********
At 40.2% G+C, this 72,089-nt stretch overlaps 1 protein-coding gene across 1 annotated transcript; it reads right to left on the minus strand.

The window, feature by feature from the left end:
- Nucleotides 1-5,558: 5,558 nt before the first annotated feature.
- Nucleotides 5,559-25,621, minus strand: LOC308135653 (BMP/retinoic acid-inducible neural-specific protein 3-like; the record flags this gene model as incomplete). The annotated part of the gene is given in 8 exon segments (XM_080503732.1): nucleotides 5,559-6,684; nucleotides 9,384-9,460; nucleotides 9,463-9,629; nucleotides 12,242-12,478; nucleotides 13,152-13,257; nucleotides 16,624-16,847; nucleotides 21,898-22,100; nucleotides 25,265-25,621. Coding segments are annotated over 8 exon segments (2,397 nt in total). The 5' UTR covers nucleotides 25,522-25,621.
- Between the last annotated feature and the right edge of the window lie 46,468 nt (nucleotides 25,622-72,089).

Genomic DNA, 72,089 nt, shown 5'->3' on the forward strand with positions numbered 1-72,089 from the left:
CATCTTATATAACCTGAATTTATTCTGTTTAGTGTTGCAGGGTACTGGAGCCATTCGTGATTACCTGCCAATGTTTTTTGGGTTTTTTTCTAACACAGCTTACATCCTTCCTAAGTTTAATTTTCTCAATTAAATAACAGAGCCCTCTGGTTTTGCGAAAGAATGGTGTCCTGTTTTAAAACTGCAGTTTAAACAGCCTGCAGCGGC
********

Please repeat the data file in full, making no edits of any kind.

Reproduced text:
At 40.2% G+C, this 72,089-nt stretch overlaps 1 protein-coding gene across 1 annotated transcript; it reads right to left on the minus strand.

The window, feature by feature from the left end:
- Nucleotides 1-5,558: 5,558 nt before the first annotated feature.
- Nucleotides 5,559-25,621, minus strand: LOC308135653 (BMP/retinoic acid-inducible neural-specific protein 3-like; the record flags this gene model as incomplete). The annotated part of the gene is given in 8 exon segments (XM_080503732.1): nucleotides 5,559-6,684; nucleotides 9,384-9,460; nucleotides 9,463-9,629; nucleotides 12,242-12,478; nucleotides 13,152-13,257; nucleotides 16,624-16,847; nucleotides 21,898-22,100; nucleotides 25,265-25,621. Coding segments are annotated over 8 exon segments (2,397 nt in total). The 5' UTR covers nucleotides 25,522-25,621.
- Between the last annotated feature and the right edge of the window lie 46,468 nt (nucleotides 25,622-72,089).

Genomic DNA, 72,089 nt, shown 5'->3' on the forward strand with positions numbered 1-72,089 from the left:
CATCTTATATAACCTGAATTTATTCTGTTTAGTGTTGCAGGGTACTGGAGCCATTCGTGATTACCTGCCAATGTTTTTTGGGTTTTTTTCTAACACAGCTTACATCCTTCCTAAGTTTAATTTTCTCAATTAAATAACAGAGCCCTCTGGTTTTGCGAAAGAATGGTGTCCTGTTTTAAAACTGCAGTTTAAACAGCCTGCAGCGGC